In February, the premier of a new documentary sparked fierce debate in the fine arts world. The Art of the Steal, directed by Don Argott, centers on the controversial relocation of early-20th-century pharmaceutical magnate Alfred C. Barnes' private collection of post-impressionist and modern art--the largest in the world--from his Beaux-Arts mansion in Merion, PA to a larger, more accommodating facility at the heart of Philadelphia. As Katya Kazakina reported for Bloomberg News in February, the collection maintained by the Barnes Foundation after Barnes' death in 1951 includes "181 Renoirs, 69 Cezannes, 59 Matisses, 46 Picassos, 16 Modiglianis and seven Van Goghs." The artwork itself was not the only attraction to the Barnes estate: "Barnes, who had eccentric tastes in display, insisted that the paintings be hung densely amid medieval relics, African art and modernist furniture."

The controversy arises not from the sheer wealth of art but its rightful display. When Barnes established his foundation, he mandated that his collection be used "for art education, not commercial display." "The artworks couldn’t be lent, sold or moved,"noted Kazakina. "The galleries were to be open to the public only two days a week; other days were dedicated to educational programs." But after decades of litigation surrounding the foundation, Barnes' original wishes for his collection were gradually superseded. In a heartfelt article departing from the Weekly Standard's usual conservative line, Lance Esplund chronicled the recent history of the museum after decades in hibernation following a dispute with Philadelphia Inquirer publisher Walter Annenberg in 1951:

When the foundation reopened in 1995, it had audio guides and a gift shop that sold coffee mugs, T-shirts, color reproductions, and jewelry. A gallery referred to as the “Dutch Room,” housing decorative arts, had disappeared and an elevator taken its place. With increased visitors came pollution and traffic. The Barnes’s neighbors understandably complained: Tour buses blocked their driveways; fast food wrappers littered their lawns, which were trampled by tourists. [Barnes Foundtion president Richard] Glanton embarked on rounds of endless litigation—including suing the Barnes's neighbors for racism (Glanton is black). In the end, nearly $6 million of the Barnes’s endowment was spent on attorney fees. The Barnes was suddenly broke. When Glanton was not reelected, a new president was instated. Admission fees were again increased; a parking lot was added; 1,200 visitors were allowed in per week. But those in charge were truly only interested in the final solution. ...

The new Barnes is scheduled to open in downtown Philadelphia by 2012.
Since the release of "The Art of the Steal," admirers of the Barnes collection have howled over the move:
  • It's A Legal Problem  Discussing the film in March, Jamie Johnson of Vanity Fair portrays the conflict as couched in legal ambiguities, declaring the controversy over the Barnes collection "glaringly manipulative, and sometimes unlawful, interpretations of high-profile wills." "Contrary to what most people might believe, the rich routinely fail to draft effective trust agreements that faithfully carry out their dying wishes," notes Johnson. "In fact, power struggles over inherited wealth are so endemic in the culture of affluence that nearly all of the nation’s most profitable law firms maintain trust-and-estates divisions whose sole purpose is to handle such disputes—and reap the financial rewards." While Johnson concedes that "no illegality has ever been proven" with regards to the specific stipulation's in Barnes' will, there remains the distinct possibility of outside influences commandeering his legacy. "Thanks to the vagaries of legal documents and the general greed that money seems always to breed in humans, the rich rarely get to control their bequests from the grave."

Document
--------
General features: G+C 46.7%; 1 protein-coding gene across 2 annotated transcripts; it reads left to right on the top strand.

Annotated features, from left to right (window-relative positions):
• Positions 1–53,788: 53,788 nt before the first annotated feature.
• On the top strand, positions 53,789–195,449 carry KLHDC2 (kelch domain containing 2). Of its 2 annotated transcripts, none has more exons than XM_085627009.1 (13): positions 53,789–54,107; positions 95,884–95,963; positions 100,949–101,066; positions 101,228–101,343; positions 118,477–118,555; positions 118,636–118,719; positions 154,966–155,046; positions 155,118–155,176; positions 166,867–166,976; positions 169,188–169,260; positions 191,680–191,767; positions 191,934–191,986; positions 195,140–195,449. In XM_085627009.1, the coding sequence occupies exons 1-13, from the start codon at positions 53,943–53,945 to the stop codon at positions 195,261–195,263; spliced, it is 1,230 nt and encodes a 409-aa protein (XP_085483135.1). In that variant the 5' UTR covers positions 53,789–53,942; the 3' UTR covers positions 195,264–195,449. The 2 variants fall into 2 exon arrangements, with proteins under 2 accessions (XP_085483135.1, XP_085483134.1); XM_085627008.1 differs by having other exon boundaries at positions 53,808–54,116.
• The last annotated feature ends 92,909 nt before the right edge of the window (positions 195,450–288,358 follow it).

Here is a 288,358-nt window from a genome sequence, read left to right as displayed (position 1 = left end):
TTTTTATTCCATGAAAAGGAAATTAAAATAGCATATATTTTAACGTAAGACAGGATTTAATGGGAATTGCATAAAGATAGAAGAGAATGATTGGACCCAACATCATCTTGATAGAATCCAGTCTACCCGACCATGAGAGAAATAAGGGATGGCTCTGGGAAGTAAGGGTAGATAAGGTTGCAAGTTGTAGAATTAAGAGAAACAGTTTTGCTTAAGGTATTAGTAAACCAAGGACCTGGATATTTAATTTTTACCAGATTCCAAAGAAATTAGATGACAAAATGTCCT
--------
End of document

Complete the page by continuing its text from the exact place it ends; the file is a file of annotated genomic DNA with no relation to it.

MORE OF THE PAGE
• It's A Commercialization Problem  In the Weekly Standard, Esplund bemoans the Barnes collection's move to the center of a commercial circus. "It is such people who are hell-bent on turning museums into shopping malls with ease of access to the 'customer,'" seethes Esplund. "Through homogenization and expansion, they have already ruined once-great institutions such as the Museum of Modern Art, the Brooklyn Museum, and the Morgan Library. There is a belief that getting more people in the door is a museum’s prime function." Esplund emphasizes the need to respect the founder's intent: what would Barnes have wanted? "Barnes gave life to a unique institution, and its present-day stewards should be obligated to follow the ethical oath of others (medical doctors and art conservators among them) entrusted with the care of the living: First, do no harm. The relocation of the Barnes is disguised as altruism, but it is fueled solely by ignorance and avarice."
  • It's About Context  The Los Angeles Times' Christopher Knight agrees with Esplund's assertion that the Foundation's move is fueled by "ignorance." "The uniqueness of the Barnes Foundation in Merion, Pa., is a primary reason for the difficulty in explaining why the planned move ... is such a gut-wrenching tragedy," laments Knight. "A simple sentence, encapsulating shorthand or a brief paragraph just cannot explain it. The problem is compounded when most readers are accustomed to museum galleries that have almost nothing in common with the Barnes. Sui generis, constituting a class of its own, the Barnes Foundation is literally incomparable." Knight's closing criticism of Esplund and the Weekly Standard only drives home his conviction on the Barnes Foundation's move. "On art, Esplund is a critic with whom I don't agree about much," scoffs Knight. "And I think the Weekly Standard is, typically, a magazine best picked up with long-handled tongs..." Nevertheless, he calls Esplund's article "often enlightening."